Chatbots Are Trying to Figure Out Where Your Shipments Are

Date: Thursday, August 31st, 2023
Source: Wall Street Journal

Logistics companies are increasingly building artificial intelligence technology into their operations, but many say they’re taking it slow when it comes to incorporating the kind of chatbots that are becoming a growing part of the consumer scene.

Executives say they’re intrigued by the potential cost savings and efficiency of the ChatGPT-like tools known as generative AI. First, however, they have to make sure the digital approach won’t frustrate their customers who are shipping millions of dollars worth of goods around the world.

Freight brokerage RXO, trucking firm XPO, logistics technology provider Phlo Systems and shipping company DFDS are among the businesses looking at how generative AI could transform their customer service divisions by automating tasks such as tracking shipments, booking loads and declaring imports.

Companies have been searching for ways to use generative AI in their operations since software developer OpenAI launched its ChatGPT bot in November. That program and others like it can sort through huge amounts of information, recognize patterns, make predictions and respond to questions in a humanlike voice, enabling it to complete tasks that previously took hours in a few minutes.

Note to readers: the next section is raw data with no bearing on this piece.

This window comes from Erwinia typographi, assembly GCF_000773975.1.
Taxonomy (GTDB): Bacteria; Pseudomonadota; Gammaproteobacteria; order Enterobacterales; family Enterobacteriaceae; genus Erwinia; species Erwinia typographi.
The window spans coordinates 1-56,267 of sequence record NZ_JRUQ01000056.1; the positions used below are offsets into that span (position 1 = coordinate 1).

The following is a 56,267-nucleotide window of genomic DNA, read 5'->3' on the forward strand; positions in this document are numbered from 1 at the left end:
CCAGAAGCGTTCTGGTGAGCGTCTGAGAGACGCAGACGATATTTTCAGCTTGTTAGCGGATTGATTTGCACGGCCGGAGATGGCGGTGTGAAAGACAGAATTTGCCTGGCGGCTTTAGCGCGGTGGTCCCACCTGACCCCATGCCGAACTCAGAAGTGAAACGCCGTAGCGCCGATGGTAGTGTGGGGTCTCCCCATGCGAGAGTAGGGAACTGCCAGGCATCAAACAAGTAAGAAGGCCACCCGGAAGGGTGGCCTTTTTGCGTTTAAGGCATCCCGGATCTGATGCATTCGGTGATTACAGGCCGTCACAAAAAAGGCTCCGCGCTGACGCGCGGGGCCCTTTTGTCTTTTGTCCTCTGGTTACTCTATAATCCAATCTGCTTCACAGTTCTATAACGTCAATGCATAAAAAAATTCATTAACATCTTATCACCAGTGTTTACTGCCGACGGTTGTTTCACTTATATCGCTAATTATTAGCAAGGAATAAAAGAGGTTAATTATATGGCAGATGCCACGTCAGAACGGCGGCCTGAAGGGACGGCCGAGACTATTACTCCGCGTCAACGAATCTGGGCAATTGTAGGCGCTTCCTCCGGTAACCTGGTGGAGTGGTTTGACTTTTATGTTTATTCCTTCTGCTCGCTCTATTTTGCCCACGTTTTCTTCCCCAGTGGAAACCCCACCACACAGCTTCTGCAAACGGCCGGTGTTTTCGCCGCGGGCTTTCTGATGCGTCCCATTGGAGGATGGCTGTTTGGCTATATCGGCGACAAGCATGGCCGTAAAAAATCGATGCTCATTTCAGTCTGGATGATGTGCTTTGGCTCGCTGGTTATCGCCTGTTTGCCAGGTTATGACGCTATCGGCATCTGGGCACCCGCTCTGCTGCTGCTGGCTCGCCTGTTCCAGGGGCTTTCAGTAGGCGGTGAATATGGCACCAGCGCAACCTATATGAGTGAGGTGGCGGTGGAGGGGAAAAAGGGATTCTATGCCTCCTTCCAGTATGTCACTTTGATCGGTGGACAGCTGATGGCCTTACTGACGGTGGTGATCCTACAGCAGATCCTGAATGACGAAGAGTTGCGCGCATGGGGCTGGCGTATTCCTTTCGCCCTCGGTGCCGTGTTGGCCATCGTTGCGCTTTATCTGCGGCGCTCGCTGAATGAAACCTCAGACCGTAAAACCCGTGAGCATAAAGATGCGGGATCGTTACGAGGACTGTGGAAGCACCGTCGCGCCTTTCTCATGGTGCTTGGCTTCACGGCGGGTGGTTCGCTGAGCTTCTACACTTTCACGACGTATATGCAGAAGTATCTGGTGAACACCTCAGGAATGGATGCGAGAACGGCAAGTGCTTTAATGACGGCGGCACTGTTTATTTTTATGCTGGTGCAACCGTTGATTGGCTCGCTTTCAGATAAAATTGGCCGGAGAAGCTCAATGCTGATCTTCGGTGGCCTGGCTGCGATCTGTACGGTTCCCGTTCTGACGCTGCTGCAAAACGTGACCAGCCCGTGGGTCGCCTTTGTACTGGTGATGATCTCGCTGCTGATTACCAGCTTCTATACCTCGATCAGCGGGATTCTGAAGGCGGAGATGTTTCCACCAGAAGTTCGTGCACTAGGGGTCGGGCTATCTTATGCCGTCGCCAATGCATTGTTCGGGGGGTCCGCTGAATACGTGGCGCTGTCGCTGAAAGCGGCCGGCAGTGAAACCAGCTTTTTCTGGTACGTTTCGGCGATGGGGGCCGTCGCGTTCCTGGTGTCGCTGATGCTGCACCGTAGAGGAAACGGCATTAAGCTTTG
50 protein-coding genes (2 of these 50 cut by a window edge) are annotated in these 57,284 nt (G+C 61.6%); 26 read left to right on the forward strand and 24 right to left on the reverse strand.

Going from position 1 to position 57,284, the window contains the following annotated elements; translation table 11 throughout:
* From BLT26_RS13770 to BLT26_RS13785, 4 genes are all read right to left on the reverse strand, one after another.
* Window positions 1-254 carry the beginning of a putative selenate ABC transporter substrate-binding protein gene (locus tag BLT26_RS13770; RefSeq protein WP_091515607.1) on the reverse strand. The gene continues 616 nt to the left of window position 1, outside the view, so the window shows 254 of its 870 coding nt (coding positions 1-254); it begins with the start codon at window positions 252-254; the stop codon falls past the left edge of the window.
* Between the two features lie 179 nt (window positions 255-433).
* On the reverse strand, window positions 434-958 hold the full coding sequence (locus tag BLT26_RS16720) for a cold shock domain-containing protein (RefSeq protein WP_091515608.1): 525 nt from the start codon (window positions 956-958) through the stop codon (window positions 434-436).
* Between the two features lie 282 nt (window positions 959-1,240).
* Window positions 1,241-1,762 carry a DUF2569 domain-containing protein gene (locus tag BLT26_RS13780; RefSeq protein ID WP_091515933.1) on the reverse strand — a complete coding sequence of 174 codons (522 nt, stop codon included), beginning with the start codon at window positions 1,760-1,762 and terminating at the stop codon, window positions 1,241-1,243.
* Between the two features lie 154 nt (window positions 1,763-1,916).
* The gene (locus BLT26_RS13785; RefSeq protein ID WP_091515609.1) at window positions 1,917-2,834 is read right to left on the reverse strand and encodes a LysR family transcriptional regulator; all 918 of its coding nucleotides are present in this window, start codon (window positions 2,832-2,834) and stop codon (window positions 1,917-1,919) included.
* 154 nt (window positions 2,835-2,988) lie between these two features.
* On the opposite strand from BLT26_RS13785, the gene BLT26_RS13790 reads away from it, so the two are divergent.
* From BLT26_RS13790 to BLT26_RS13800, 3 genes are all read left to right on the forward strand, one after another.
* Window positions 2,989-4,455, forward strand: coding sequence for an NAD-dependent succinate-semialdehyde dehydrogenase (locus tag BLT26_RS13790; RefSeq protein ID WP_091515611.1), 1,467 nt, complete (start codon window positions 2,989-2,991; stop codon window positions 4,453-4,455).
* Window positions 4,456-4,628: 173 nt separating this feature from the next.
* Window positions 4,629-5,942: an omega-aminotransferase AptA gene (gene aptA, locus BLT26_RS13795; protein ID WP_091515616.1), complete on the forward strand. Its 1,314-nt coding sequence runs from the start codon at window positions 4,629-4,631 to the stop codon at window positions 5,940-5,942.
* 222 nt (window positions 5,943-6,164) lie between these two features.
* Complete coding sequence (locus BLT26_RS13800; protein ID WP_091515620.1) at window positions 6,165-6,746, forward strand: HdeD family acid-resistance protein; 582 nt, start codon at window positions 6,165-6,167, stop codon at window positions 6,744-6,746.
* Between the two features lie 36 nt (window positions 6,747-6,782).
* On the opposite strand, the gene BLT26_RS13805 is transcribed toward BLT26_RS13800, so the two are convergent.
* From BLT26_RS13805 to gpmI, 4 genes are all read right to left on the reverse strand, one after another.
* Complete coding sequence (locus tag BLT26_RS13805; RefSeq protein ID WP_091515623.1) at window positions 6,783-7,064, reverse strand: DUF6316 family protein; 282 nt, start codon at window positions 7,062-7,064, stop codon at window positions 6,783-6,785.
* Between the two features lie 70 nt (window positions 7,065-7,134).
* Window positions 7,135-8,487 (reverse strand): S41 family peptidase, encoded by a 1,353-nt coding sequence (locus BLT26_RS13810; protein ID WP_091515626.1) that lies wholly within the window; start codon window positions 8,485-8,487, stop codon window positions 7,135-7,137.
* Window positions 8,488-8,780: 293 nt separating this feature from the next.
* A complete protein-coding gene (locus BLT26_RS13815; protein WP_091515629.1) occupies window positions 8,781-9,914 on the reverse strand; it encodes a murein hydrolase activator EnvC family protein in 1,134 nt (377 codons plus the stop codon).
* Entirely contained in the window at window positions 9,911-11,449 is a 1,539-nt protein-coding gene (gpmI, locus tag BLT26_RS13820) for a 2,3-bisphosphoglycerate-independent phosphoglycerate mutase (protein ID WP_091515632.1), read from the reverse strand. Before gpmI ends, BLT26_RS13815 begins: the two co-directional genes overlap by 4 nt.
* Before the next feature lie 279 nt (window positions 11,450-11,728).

Law firms have started using AI to perform legal research, draft documents and analyze contracts. Retailers are analyzing customer search queries and guiding shoppers to other products that might be relevant. Customers of travel company Expedia can chat with a bot to plan a trip, while people shopping at grocery seller Instacart can get answers to questions about recipes.

Logistics companies say generative AI eventually may be used to improve forecasting, procurement, inventory management and shipping decisions. For now, they’re experimenting with using the tools to run customer support, which they see as a natural application for the technology that can understand questions in plain conversational language and quickly respond with a thorough answer.

Experts say the technology could improve the customer experience by providing relevant, tailored answers to questions in minutes, as opposed to chatbots that are programmed with preset answers or human workers who need time to find the right answer.

But generative AI is still limited in its capabilities. The program is only as good as the data it has been trained on, experts say, and even then the chatbot occasionally answers questions incorrectly. Many companies have security concerns about training the system using proprietary data or customer information, leading some to ban their workers from using ChatGPT.

The stakes are especially high when using generative AI to make supply-chain decisions, industry experts say. Customer support in logistics involves helping retailers and manufacturers move large volumes of shipments by aircraft, trucks, trains and containerships, and the data behind those decisions is often proprietary, fast-changing and extremely complicated.



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